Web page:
A better binge: One Day at a Time is the comforting, cringe-free show you can slip into worry-free
For writer Ishani Nath, this classic sitcom remake became the perfect palate cleanser after a pandemic workday
I'm not typically a fan of watching reboots or revivals. For the better part of the last decade, studios and TV networks have banked heavily on our collective nostalgia, remaking the same stories over and over before we even have time to miss them. With 2021 alone bringing the return of older TV hits, such as Punky Brewster and Walker, Texas Ranger, along with revamped versions of shows that have barely been off the air, like Gossip Girl and Dexter, these days it can feel like a series finale is really just a finale…for now.
Don't get me wrong, I completely understand the easy joy of returning to the same set of characters and familiar storylines. It's like having a go-to dish from a favourite local restaurant: even before you dig in, you know you're going to love it. That's why it's no surprise reruns of The Office, Friends and The Fresh Prince of Bel-Air saw a surge in views in 2020 too—these shows provide a level of certainty that is particularly welcome during these chaotic times. But often, when old shows are transformed for new audiences, it feels like trying to replicate the flavours of an iconic dish with completely new ingredients and, in some cases, it can even sour the original. (Lest we forget Roseanne Barr and the Roseanne revival.)
And yet, friends, I'm here to tell you about a rare reboot that is truly worth watching: One Day at a Time. Debuting in 2017 at arguably the height of Netflix's revival kick, this remake of the classic Norman Lear sitcom, reimagined with a multi-generational Cuban American family living in Donald Trump's America, is an absolute delight—and unlike rewatching an old-familiar like Friends, it won't make you cringe.
Created by Gloria Calderón Kellett, who is Cuban American, and Mike Royce, the One Day at a Time reboot centres around the everyday life of the Alvarez family: siblings Alex (Marcel Ruiz) and Elena (Isabella Gomez), their army veteran mother Penelope (Justina Machado) and her mother Lydia, played by living legend Rita Moreno. The series follows the traditional multi-camera family sitcom model, with a living room oriented so the couch faces the audience — just like in the original. The majority was filmed pre-pandemic in front of a live studio audience, so there are audible laughs during scenes, and cheers whenever Moreno makes a dramatic entrance (which has me convinced I've been entering rooms entirely wrong). I usually prefer my shows sans audience soundtrack, however, hearing the energy and reactions of a live audience took on a new nostalgic charm during a pandemic where sitting together in a theatre has become a distant memory.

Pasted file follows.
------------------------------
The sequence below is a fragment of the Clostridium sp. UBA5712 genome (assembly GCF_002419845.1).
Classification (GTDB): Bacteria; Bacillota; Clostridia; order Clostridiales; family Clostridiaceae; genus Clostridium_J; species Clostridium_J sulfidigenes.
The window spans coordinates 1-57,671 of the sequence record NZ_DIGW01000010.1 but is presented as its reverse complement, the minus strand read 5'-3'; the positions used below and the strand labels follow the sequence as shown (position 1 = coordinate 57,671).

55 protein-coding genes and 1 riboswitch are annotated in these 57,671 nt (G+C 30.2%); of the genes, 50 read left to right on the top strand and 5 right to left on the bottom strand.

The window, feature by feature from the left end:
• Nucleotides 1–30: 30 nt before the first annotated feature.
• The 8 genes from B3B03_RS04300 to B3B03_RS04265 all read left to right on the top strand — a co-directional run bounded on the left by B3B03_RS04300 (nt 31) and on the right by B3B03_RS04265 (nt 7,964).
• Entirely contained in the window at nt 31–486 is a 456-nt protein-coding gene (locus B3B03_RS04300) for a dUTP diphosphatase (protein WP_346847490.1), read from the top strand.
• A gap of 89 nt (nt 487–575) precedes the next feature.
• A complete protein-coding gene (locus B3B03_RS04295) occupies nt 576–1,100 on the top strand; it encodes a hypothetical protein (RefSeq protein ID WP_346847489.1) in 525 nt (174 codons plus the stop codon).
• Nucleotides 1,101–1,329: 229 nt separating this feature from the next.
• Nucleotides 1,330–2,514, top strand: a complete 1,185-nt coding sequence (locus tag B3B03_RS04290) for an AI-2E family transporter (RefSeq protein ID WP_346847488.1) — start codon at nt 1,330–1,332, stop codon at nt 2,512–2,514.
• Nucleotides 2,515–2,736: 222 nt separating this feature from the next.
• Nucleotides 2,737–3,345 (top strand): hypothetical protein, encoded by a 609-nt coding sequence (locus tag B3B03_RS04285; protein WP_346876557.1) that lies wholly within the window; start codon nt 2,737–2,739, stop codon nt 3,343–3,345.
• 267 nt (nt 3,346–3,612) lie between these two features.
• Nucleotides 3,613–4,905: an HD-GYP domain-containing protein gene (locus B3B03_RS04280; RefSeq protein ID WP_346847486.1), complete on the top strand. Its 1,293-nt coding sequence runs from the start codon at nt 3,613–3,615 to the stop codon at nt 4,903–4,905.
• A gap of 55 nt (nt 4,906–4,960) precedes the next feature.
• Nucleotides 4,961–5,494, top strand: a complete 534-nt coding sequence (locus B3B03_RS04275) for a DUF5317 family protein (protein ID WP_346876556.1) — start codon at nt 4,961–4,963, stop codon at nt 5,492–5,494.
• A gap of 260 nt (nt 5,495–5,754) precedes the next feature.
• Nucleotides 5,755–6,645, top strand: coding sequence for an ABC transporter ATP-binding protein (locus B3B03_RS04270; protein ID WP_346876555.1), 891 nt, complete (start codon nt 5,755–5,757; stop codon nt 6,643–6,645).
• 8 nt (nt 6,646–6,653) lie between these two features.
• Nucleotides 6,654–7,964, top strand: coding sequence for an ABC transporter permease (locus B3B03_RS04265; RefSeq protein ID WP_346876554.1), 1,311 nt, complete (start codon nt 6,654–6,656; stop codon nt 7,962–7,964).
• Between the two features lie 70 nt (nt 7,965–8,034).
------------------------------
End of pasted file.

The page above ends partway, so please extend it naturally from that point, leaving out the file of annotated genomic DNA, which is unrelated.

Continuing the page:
Within the conventions of the sitcom mould, One Day at a Time still manages to be groundbreaking, exploring issues of gender, sexuality, racism, sexism, mental health and addiction in a way that remains refreshingly on point. When Penelope finds out her son is smoking pot, the discussion isn't just about teen drug use, but also policing and profiling of Latinx people. As Penelope manages her anxiety and depression, we watch her go through ups — finding a women's veteran therapy group — and downs — abruptly going off her medication — as well as the accompanying social and cultural stigma. By the second season, the cast includes a non-binary character, who uses "they" and "them" pronouns, and a story arc that does not hinge solely on their identity, as can so often be the case. (The series was nominated for outstanding comedy series by the GLAAD Media Awards in 2018, 2019 and 2020, though unfortunately it never took home the prize.)
Unlike the 1975 hit, the new One Day at a Time was not originally designed to air weekly. Instead, as has become custom, the first three seasons were each dropped onto Netflix all at once. I binged the show in the past, but during the pandemic, I found myself watching it at a slower pace than perhaps Netflix intended. It was a surprisingly refreshing change from shows that are designed to be consumed in a single sitting, only providing a concentrated and short-lived dose of entertainment.
And while, similar to other sitcoms, One Day at a Time doesn't necessarily need to be watched in order, I highly recommend viewing the series from start to finish before picking and choosing favourite episodes to revisit. It's the only way to truly appreciate the carefully planted subplots and nuanced character development that really make the show shine.
With 30-minute episodes and just the right mix of humour, heart and Moreno's scene-stealing pizzazz, One Day at a Time became like a daily happy hour for me. A couple episodes is the perfect palate cleanser after a pandemic workday. It's low stakes — I can be cleaning or making dinner and still keep up with the storylines — yet still functions as a pick-me-up.